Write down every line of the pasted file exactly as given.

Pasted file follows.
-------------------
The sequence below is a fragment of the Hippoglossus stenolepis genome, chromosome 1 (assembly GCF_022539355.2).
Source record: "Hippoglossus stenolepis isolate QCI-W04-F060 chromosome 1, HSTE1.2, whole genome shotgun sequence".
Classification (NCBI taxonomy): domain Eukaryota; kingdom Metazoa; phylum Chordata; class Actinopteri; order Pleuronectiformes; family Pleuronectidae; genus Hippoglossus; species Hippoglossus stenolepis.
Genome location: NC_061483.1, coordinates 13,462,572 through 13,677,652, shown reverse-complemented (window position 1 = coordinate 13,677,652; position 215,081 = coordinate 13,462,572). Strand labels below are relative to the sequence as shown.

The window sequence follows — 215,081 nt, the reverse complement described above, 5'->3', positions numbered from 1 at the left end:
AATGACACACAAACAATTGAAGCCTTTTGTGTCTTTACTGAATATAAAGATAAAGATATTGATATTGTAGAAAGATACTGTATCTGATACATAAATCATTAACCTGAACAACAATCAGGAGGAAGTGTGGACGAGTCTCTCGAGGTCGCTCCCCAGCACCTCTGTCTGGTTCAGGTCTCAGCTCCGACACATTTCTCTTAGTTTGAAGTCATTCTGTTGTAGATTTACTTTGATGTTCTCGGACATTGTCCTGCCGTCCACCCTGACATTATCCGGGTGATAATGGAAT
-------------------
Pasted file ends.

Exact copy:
The sequence below is a fragment of the Hippoglossus stenolepis genome, chromosome 1 (assembly GCF_022539355.2).
Source record: "Hippoglossus stenolepis isolate QCI-W04-F060 chromosome 1, HSTE1.2, whole genome shotgun sequence".
Classification (NCBI taxonomy): domain Eukaryota; kingdom Metazoa; phylum Chordata; class Actinopteri; order Pleuronectiformes; family Pleuronectidae; genus Hippoglossus; species Hippoglossus stenolepis.
Genome location: NC_061483.1, coordinates 13,462,572 through 13,677,652, shown reverse-complemented (window position 1 = coordinate 13,677,652; position 215,081 = coordinate 13,462,572). Strand labels below are relative to the sequence as shown.

The window sequence follows — 215,081 nt, the reverse complement described above, 5'->3', positions numbered from 1 at the left end:
AATGACACACAAACAATTGAAGCCTTTTGTGTCTTTACTGAATATAAAGATAAAGATATTGATATTGTAGAAAGATACTGTATCTGATACATAAATCATTAACCTGAACAACAATCAGGAGGAAGTGTGGACGAGTCTCTCGAGGTCGCTCCCCAGCACCTCTGTCTGGTTCAGGTCTCAGCTCCGACACATTTCTCTTAGTTTGAAGTCATTCTGTTGTAGATTTACTTTGATGTTCTCGGACATTGTCCTGCCGTCCACCCTGACATTATCCGGGTGATAATGGAAT